Moving to multiple OS threads

Now that I have the basic green threads (Task) API basically working, it's time to start mixing in OS threads. I plan to do that in two steps: First I'm going to use OS threads to solve the key issue with the green threads implementation - blocking IO. The result of this will be basically equivilent to CPython threads-with-GIL. The second step - real parallel thread execution - will have to wait for after GSoC pencils down.

One major problem with the current implementation of green threads in my branch is blocking IO. Right now if you call a blocking read in any task the entire Parrot will block, leaving all the other tasks stuck blocked as well. This rather misses one of the key points of a threading system, so it wants to be fixed.

Conceptually, this is an easy problem to fix with threads. Whenever you want to perform a blocking IO operation, just spawn a thread. Now you have two threads - one thread can block on the IO and the other thread can keep doing work. When a thread finishes blocking for IO, keep it around so you don't have to spawn another one the next time IO happens.

In practice, there are complications. For example, every time the Parrot GC runs it scans the stack for references. With multiple threads, all of them need to be scanned. Not only does that mean I need to figure out how the GC does stack scanning, it also means that the start of the stack for every active thread needs to be kept somewhere. Yay!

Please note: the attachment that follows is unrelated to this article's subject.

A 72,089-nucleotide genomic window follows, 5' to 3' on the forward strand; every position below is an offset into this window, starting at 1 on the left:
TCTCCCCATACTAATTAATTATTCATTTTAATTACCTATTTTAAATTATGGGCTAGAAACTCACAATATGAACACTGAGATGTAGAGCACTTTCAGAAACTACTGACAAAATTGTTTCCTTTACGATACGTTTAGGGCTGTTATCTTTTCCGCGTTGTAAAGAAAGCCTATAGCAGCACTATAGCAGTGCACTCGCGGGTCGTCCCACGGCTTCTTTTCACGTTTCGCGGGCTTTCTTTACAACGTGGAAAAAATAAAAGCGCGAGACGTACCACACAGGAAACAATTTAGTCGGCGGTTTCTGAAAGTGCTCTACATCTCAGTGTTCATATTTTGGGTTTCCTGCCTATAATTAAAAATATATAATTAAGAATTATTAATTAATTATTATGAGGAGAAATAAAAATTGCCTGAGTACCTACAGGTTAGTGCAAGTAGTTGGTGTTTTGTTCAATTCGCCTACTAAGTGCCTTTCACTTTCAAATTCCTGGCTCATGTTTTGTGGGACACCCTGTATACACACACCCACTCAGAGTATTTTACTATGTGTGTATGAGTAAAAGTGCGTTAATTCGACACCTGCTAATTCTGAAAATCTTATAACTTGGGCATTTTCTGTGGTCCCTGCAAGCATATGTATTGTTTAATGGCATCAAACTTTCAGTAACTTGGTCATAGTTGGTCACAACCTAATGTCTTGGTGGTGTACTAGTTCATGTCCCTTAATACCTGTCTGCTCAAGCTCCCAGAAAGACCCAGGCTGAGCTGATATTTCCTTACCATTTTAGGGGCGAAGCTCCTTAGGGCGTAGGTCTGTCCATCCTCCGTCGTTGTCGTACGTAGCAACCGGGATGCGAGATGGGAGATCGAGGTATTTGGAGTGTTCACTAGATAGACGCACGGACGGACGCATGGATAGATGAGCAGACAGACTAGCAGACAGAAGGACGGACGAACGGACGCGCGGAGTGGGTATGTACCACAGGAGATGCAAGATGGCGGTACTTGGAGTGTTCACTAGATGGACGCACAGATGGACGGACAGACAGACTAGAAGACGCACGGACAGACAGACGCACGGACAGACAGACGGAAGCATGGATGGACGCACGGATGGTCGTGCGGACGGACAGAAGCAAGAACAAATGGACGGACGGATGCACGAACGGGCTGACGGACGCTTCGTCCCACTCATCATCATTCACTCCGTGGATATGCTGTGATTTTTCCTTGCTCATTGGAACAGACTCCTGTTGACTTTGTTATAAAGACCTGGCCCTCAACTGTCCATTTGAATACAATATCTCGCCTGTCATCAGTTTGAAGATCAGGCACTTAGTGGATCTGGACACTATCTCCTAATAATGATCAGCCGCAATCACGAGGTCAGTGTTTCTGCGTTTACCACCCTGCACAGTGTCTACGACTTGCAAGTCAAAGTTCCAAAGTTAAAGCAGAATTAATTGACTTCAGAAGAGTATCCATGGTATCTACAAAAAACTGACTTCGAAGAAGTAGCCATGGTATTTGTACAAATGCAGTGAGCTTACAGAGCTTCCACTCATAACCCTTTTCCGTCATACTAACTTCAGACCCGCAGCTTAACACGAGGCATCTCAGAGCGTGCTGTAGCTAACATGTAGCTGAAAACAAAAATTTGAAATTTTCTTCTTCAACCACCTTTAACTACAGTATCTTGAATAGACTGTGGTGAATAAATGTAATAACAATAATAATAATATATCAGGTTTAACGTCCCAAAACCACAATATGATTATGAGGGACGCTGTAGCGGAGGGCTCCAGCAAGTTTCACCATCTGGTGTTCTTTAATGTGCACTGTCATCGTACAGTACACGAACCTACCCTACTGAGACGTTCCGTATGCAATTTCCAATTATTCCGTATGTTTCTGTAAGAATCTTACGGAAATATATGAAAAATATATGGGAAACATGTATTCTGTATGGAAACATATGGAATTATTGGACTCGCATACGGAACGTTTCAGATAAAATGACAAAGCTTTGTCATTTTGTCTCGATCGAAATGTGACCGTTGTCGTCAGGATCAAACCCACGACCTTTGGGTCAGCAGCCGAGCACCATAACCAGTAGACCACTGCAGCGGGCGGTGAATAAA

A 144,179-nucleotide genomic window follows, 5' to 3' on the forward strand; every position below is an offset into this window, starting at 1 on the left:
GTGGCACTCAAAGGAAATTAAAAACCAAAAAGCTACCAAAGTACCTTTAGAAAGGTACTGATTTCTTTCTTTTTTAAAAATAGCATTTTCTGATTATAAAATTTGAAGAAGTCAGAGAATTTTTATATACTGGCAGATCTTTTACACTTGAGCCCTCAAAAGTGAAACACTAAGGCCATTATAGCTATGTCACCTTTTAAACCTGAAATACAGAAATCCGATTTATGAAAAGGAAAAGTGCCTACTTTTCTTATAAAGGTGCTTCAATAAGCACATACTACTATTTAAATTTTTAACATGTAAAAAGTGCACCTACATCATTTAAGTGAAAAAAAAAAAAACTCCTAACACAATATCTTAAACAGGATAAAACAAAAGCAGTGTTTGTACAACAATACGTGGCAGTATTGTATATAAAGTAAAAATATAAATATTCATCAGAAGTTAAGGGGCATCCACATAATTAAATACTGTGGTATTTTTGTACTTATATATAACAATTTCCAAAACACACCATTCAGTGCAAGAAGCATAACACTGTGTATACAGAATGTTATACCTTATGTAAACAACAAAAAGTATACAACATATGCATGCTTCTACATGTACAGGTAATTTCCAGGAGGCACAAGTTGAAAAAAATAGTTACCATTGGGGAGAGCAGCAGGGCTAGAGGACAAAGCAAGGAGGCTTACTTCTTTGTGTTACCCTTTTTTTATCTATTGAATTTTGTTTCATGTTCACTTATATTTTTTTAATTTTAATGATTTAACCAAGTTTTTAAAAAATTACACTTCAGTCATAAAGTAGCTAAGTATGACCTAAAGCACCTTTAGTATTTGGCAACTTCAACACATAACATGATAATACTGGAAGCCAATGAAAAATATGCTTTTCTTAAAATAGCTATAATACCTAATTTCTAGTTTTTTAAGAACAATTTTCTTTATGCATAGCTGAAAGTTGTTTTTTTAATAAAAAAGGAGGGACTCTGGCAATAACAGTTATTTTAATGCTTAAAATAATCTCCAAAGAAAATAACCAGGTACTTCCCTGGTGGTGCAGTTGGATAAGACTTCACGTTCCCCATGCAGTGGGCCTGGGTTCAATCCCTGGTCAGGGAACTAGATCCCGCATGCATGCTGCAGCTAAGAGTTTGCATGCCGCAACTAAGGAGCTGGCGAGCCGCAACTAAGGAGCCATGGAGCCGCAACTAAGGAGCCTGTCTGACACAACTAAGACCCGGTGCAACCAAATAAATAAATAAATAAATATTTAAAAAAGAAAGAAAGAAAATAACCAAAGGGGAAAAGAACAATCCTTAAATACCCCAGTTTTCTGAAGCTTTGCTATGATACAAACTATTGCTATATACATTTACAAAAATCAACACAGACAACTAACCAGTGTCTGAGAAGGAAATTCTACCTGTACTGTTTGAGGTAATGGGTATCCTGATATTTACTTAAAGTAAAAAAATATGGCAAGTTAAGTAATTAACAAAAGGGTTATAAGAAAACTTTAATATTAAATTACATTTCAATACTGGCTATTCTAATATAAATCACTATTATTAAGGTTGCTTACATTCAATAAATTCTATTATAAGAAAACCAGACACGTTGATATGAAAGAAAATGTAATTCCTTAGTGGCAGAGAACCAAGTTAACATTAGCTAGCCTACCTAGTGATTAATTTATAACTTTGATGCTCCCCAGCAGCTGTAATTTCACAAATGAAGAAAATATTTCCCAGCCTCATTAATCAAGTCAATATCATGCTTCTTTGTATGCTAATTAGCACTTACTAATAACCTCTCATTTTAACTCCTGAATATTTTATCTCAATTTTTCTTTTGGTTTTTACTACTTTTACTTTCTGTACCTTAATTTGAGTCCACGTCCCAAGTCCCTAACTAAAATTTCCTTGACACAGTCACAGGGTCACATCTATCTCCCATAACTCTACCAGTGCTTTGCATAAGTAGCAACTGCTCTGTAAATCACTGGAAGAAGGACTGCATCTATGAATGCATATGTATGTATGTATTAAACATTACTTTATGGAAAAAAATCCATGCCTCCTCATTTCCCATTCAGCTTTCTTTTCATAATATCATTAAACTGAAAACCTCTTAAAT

In unrelated news, GSoC 2010 is almost over. The hard pencils down date is 16th, less than two weeks away. I'm going to try to get blocking IO working properly with multiple threads for then - thus giving Parrot similar thread functionality to CPython with possibly lighter weight threads. That won't be a terrible outcome if I can make it happen.

IO threads as external library

Perhaps it would help if you looked at the "dedicated IO-blocking threads" as an external library. In this case the thread calling the possibly blocking IO method would wait for a signal of some sorts and would hold any possible request structure describing the IO operation (so all parrot relevant information is visible to the garbage collector).

The IO thread pool would use the normal C heap (outside of the garbage collector) and would only have to call the actual library-call/syscall and upon completion send a signal.
Of course the biggest problem with this approach is that the function you only want to call the blocking function in the thread and that the calling of this function is deep in platform specific code. And conversion of this code would probably be very intrusive and a potential maintenance nightmare.